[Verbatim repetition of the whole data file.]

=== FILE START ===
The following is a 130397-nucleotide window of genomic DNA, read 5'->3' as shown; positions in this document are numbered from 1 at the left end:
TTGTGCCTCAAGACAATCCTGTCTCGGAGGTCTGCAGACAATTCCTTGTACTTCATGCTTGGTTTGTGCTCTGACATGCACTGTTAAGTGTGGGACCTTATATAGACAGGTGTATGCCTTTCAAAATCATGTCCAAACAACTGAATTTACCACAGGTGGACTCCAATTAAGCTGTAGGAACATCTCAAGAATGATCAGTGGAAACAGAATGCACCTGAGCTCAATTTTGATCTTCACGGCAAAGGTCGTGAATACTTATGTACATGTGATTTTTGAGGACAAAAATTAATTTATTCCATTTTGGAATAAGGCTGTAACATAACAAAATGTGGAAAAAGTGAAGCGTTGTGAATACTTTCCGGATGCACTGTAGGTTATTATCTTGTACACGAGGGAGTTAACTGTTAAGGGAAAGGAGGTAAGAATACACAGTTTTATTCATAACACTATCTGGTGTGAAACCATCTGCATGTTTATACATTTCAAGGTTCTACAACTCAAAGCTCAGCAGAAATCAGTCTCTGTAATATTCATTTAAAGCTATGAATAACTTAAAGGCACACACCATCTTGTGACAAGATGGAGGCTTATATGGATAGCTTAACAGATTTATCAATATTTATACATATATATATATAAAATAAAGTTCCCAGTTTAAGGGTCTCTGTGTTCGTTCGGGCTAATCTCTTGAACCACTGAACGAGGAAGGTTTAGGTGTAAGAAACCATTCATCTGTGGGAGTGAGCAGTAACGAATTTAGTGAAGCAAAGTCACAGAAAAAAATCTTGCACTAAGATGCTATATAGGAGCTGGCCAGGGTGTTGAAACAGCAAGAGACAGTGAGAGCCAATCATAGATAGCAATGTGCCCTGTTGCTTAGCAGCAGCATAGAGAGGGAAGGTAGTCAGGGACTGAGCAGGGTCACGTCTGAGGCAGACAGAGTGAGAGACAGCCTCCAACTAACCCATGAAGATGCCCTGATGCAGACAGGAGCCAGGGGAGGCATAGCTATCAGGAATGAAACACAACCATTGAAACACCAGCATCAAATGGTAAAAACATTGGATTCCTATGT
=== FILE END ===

The following is a 130397-nucleotide window of genomic DNA, read 5'->3' as shown; positions in this document are numbered from 1 at the left end:
TTGTGCCTCAAGACAATCCTGTCTCGGAGGTCTGCAGACAATTCCTTGTACTTCATGCTTGGTTTGTGCTCTGACATGCACTGTTAAGTGTGGGACCTTATATAGACAGGTGTATGCCTTTCAAAATCATGTCCAAACAACTGAATTTACCACAGGTGGACTCCAATTAAGCTGTAGGAACATCTCAAGAATGATCAGTGGAAACAGAATGCACCTGAGCTCAATTTTGATCTTCACGGCAAAGGTCGTGAATACTTATGTACATGTGATTTTTGAGGACAAAAATTAATTTATTCCATTTTGGAATAAGGCTGTAACATAACAAAATGTGGAAAAAGTGAAGCGTTGTGAATACTTTCCGGATGCACTGTAGGTTATTATCTTGTACACGAGGGAGTTAACTGTTAAGGGAAAGGAGGTAAGAATACACAGTTTTATTCATAACACTATCTGGTGTGAAACCATCTGCATGTTTATACATTTCAAGGTTCTACAACTCAAAGCTCAGCAGAAATCAGTCTCTGTAATATTCATTTAAAGCTATGAATAACTTAAAGGCACACACCATCTTGTGACAAGATGGAGGCTTATATGGATAGCTTAACAGATTTATCAATATTTATACATATATATATATAAAATAAAGTTCCCAGTTTAAGGGTCTCTGTGTTCGTTCGGGCTAATCTCTTGAACCACTGAACGAGGAAGGTTTAGGTGTAAGAAACCATTCATCTGTGGGAGTGAGCAGTAACGAATTTAGTGAAGCAAAGTCACAGAAAAAAATCTTGCACTAAGATGCTATATAGGAGCTGGCCAGGGTGTTGAAACAGCAAGAGACAGTGAGAGCCAATCATAGATAGCAATGTGCCCTGTTGCTTAGCAGCAGCATAGAGAGGGAAGGTAGTCAGGGACTGAGCAGGGTCACGTCTGAGGCAGACAGAGTGAGAGACAGCCTCCAACTAACCCATGAAGATGCCCTGATGCAGACAGGAGCCAGGGGAGGCATAGCTATCAGGAATGAAACACAACCATTGAAACACCAGCATCAAATGGTAAAAACATTGGATTCCTATGT